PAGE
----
and provisions, traveled alone until reaching the Missouri River, when they were joined by others. The party underwent the usual hardship and danger incident to a trip across the plains in those early days, and arrived in California where Chico has since sprung into existence. The two older men soon returned to Iowa. The following winter was spent in the mines, and then Mr. Snyder went to Trinity County, and after joining the new camp became aware that the supply of provisions was running low, and volunteers were asked for to go in search of food to replenish the larder. Mr. Snyder was among the number chosen to go to Humboldt Bay for this purpose, and later he was one of a party to make a trail to the Salmon River from Trinity County. He then located in Weaverville. An expedition was organized by a man named Ross, who discovered the Scott River, but never received the credit for his discovery. Scott, after whom the river was named, met Mr. Ross and party when they were in pursuit of Pawnee Indians who had stolen their ponies, and from the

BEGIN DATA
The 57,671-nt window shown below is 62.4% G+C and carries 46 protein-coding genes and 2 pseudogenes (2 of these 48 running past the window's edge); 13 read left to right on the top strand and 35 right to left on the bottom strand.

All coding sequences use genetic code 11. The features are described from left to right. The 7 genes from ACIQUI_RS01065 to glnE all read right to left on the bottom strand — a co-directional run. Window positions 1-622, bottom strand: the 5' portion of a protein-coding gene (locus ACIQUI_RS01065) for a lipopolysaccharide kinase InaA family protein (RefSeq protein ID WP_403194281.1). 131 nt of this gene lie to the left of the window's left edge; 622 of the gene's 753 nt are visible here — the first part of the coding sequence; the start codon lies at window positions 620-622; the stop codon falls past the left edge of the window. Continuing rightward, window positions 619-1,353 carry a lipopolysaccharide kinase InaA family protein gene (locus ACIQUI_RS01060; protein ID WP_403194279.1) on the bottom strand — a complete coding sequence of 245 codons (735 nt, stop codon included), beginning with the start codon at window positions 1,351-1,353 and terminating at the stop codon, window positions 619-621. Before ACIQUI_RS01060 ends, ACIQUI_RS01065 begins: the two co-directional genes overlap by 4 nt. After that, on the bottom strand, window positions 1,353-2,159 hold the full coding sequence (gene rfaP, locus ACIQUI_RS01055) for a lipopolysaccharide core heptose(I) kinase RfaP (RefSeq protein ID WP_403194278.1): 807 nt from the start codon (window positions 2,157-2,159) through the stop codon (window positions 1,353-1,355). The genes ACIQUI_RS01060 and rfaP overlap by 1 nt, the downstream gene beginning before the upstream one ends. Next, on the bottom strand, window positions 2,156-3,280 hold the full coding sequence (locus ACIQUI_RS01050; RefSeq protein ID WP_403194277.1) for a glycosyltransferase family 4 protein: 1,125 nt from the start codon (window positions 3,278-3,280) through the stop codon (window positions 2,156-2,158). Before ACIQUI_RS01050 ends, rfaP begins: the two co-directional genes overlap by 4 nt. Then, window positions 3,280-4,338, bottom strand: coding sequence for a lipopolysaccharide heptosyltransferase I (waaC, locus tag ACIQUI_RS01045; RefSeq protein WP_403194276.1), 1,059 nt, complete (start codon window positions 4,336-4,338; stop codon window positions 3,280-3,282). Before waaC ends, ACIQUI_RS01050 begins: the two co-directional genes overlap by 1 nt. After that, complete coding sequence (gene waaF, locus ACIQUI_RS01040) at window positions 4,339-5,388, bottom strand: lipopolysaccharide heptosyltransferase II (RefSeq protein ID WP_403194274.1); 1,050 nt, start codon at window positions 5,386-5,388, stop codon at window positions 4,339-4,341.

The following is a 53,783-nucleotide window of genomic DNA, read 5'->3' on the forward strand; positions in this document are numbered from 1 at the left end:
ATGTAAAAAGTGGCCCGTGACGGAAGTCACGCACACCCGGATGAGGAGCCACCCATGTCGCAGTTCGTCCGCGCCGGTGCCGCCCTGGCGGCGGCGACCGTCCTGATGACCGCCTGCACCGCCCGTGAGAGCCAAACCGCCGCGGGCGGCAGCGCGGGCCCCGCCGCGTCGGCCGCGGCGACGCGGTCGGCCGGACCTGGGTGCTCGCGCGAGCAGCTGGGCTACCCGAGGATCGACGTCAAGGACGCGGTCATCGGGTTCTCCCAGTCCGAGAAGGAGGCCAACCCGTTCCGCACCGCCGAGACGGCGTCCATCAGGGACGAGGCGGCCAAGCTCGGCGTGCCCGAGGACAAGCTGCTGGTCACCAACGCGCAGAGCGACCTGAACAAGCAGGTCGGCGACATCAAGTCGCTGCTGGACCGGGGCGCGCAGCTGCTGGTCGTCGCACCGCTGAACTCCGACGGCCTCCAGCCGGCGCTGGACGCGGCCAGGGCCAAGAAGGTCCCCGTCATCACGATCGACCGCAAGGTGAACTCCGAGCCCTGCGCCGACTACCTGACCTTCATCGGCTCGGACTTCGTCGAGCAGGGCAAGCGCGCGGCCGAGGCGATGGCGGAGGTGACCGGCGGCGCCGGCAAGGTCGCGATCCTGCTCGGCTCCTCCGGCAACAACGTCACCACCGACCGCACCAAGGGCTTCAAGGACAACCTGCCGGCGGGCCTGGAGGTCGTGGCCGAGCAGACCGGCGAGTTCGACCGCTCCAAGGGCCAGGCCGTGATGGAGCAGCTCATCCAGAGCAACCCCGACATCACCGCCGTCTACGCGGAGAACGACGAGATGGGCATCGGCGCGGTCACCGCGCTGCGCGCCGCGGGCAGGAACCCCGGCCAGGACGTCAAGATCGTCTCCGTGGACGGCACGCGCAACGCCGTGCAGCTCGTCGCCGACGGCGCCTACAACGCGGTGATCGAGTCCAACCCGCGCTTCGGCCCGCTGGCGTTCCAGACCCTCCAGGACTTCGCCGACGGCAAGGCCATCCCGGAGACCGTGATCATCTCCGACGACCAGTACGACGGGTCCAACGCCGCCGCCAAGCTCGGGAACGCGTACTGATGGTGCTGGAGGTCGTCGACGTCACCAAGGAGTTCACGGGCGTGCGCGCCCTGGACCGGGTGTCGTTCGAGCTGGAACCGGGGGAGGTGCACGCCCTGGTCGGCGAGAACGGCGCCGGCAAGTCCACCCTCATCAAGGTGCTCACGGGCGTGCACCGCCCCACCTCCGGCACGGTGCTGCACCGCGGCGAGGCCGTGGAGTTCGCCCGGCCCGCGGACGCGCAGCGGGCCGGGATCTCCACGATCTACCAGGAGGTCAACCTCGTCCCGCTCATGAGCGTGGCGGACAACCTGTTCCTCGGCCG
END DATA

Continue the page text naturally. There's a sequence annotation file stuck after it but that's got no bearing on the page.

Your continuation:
party learned of the location of the river. Turning his course in the direction of the river, Scott appropriated its discovery.

At a later period Mr. Snyder made another trip to Scott River and took out considerable gold, but on account of bad weather the party followed the course of the river to its head, then in the direction of Fort Jones, and to Shasta Butte and the Oregon Trail. Here the party broke